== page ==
Steiffgal hopes this column has noodled your interest in these well-coiffed Steiff canines!
Have a question about one of your Steiff treasures, big-haired or otherwise? Let’s talk! Click here to learn more.
Halsey Minor Collection Auction – May 13th 7pm – Catalog Now Online
Contemporary Art I – May 13th – Immediately Following
Contemporary Art II – May 14th 10am & 2pm
DALLAS, TX – Name is everything when it comes to collecting high-end watches, which means that collectors will find plenty to pique their interests at Heritage Auction Galleries May 4-5 Signature® Fine Timepieces Auction, live at the company’s Dallas Design District Location, 1518 Slocum Street, and online, via Heritage LIVE!, at HA.com.
“Among the great names we’ve assembled in this auction standouts include Rolex, Patek Philippe, Martin Braun and Nashua, among the many,” said Jim Wolf, Director of Fine Timepieces at Heritage. “Smart collectors will also see that, with strategic bidding, they’ll be able to acquire some great examples at some very good prices.”
The anchor lot of the auction is a gorgeous Patek Philippe Very Fine Ref. 3970E Perpetual Calendar With Chronograph, Moon Phase, Leap Year & 24 Hour Indication, circa 2004, Case: No. 4010718, estimated at $95,000-$110,000, one of the more desirable models of more recent vintage from one of the world’s greatest names in horology.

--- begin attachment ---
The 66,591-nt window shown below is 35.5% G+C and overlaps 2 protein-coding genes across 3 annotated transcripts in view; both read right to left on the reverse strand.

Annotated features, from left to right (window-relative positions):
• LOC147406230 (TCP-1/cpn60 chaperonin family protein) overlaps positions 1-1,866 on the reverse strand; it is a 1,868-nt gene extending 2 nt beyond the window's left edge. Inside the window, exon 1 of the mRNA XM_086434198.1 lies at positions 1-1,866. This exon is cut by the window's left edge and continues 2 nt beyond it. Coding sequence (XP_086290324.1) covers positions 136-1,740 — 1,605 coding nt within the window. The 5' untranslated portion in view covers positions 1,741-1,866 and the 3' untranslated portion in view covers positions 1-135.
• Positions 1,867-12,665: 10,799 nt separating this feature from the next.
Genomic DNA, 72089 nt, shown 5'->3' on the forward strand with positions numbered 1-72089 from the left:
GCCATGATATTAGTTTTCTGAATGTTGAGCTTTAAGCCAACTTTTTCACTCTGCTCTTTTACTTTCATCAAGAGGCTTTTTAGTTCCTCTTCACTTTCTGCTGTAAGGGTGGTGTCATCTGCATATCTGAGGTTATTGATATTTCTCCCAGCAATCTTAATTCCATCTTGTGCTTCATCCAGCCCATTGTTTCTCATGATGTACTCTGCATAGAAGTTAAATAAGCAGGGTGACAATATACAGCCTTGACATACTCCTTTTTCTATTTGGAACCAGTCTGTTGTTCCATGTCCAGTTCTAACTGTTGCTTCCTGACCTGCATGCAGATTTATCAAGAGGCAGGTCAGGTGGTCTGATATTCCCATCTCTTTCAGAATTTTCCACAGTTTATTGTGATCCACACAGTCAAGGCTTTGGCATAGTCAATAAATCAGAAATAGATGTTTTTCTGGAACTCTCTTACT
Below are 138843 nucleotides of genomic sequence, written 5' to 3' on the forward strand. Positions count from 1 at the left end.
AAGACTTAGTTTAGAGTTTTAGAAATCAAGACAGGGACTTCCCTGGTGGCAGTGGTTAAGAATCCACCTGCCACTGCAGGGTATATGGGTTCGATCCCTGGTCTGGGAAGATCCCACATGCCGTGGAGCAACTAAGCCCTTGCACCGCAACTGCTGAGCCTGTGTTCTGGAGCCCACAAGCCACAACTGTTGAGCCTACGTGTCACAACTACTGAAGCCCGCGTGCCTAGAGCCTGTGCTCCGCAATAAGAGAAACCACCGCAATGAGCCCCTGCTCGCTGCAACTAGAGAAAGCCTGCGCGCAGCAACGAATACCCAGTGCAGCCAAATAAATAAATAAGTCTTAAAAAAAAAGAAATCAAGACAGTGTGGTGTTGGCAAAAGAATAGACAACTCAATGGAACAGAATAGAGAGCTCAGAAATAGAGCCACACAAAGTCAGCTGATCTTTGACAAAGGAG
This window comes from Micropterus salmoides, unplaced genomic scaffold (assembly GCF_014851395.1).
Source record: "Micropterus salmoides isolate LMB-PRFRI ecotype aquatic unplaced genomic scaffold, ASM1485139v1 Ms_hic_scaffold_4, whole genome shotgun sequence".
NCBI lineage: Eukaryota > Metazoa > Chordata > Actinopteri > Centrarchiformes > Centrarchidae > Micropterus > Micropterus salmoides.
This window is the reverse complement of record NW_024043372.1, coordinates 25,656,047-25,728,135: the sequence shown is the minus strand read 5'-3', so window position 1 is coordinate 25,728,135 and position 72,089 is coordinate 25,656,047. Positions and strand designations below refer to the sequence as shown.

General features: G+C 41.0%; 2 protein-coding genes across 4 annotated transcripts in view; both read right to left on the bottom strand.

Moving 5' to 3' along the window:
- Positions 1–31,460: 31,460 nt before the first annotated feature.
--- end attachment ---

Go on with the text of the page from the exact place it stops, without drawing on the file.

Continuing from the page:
“All the intricacy and craftsmanship that collectors have come to associate with the Patek Philippe name is on prominent display in this beautiful watch,” said Wolf. “The detail in the construction of this piece is truly amazing.”
A rare and important Nashua Watch Co. Gold American Pocket Watch, No. 1230, circa 1860, is estimated at $40,000-$50,000, and is expected to create a buzz among erudite collectors. This superb pocket watch is one of only four known 20-size key-wind pieces from this vital watchmaker.
“Since almost all of the production material made by Nashua from 1859 until its incorporation into the American Watch Co. in 1862 was left unfinished,” said Wolf, “a piece of this vintage is an incredible find, and would be an important part in any top collection.”
Collectors of pocket watches will have several more chances at superb examples if the Nashua watch escapes them when an extremely fine and massive Swiss 18K Rose Gold Minute Repeating Watch With Chronograph, Perpetual Calendar And Moon Phases Made For Beyer, Zurich, circa 1896, estimated at $35,000-$40,000, comes up for auction, with still more pocket watch glory available with a rare and very fine Patek Philippe & Cie Gold Trip Minute Repeater, Two Train Tandem Wind Pocket Watch, circa 1904, Case: No. 238126. The general consensus on this prime piece is that fewer than 30 examples are known. It is estimated at $35,000 – $45,000.
An important Henri Berthoud Gold United States Heroism Presentation Watch, Two Train With Diablotine & Split Seconds Chronograph, circa 1880, is estimated to at $25,000-$35,000.
“The exceptional condition and quality of this rare timepiece is evidence that it was a unique piece created for presentation by the United States Congress in recognition for a heroic act which required split second decision making,” said Wolf. “For reasons unknown, however, it has remained undedicated and was never inscribed to the intended recipient. If only we could find out who it was originally intended for the value would surely skyrocket.”